But how can you remain open to the other when you remain closed off, in some fashion, to your own emotional landscape?

Let’s look at an example to clarify this issue:

Samuel readily recalls disappointing his father as a child. “He used to call me ’emotional’ in this condescending way. Sometimes it was subtle, but at other times it felt like he didn’t really like me whenever I was upset about something.” Samuel’s father had a very difficult time tolerating his son’s emotional vulnerability, a vulnerability that was expressed through sadness and tearfulness whenever Samuel felt ostracized and picked on by his peers. So in order to “please” his father, Samuel learned to hide feelings of vulnerability, first from his father, and then, over time, from himself as well.

In order to disown our own vulnerability, we must cast a wide emotional net that also compromises our ability to be compassionate and empathic to ourselves and others. After all, how can we remain open and attuned to experiences in our partner that resemble the very experiences we hide from within ourselves? In short, we can’t.

So whenever Samuel’s wife Terri expressed certain insecurities about being accepted by her peers at work or fears that their son was being bullied at school, Samuel quickly shut down emotionally which immediately broke the empathic bridge between him and his wife. He closed off the very psychological pathways needed for emotional intimacy to flourish. His lack of self-intimacy (self-acceptance and self-connection) was the hurdle to the intimacy in their relationship.

This pattern also expressed itself in the bedroom. Early on in their sexual history, Samuel became so overcome by the strong emotional connection he felt with Terri while making love that on one occasion he started to cry. She loved that he was able to be so sensitive, and she held him during this intense emotional experience. But her loving acceptance wasn’t enough to quiet his internal judge, a harsh voice that reached all the way back to his relationship with his father, a voice that had now become Samuel’s own. So rather than remain emotionally vulnerable and open during sex (a vulnerability that had the potential to enhance emotional and sexual intimacy with his wife), Samuel remained somewhat emotionally distant during sex. He had trouble looking into his wife’s eyes whenever they made love (a very intimate act requires openness and vulnerability), and while sex was physically pleasurable to Samuel, it did not fill the emotional void that plagued him (a void that arose from his lack of self-connection).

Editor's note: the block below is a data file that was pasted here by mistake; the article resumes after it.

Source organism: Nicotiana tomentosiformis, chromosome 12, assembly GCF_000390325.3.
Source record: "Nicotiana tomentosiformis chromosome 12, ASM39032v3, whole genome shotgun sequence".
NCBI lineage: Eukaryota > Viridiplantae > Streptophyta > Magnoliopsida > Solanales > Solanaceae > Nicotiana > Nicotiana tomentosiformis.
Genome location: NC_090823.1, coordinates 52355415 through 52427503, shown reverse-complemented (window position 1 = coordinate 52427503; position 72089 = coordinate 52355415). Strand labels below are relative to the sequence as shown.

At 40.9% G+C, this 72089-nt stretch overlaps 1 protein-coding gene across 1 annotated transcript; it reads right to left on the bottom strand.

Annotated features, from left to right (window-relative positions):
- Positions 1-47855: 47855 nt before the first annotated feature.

Samuel’s internal reaction to his own vulnerability (which consisted of flashes of self-loathing as well as physical discomfort and anxiety) caused him to turn away from this vital part of himself, a part that offered his relationship the ingredients needed for both sexual intimacy and emotional connection.

We all have parts of ourselves, self-experiences, particular emotions and reactions that make us uneasy—the parts of ourselves that we deny, turn away from and/or judge/attack. This relationship to parts of yourself can be so automatic that you aren’t even aware it is occurring. So instead of being able to watch the process as it unfolds, you might just feel the end result of these internal interactions with yourself (the end result might be feeling disconnected or lonely or depressed or anxious…).

So if you are looking for greater emotional and sexual fulfillment in your marriage or relationship; if it feels like intimacy between you and your partner is occurring mainly at a superficial level, a good starting point to overcoming these intimacy obstacles might be looking inward and developing a more intimate relationship with yourself (with the full range of experiences and feelings that make up the multi-layered person that you are).

(Featured [top] image Lady with Reflection” by Adamr/FreeDigitalPhotos.net)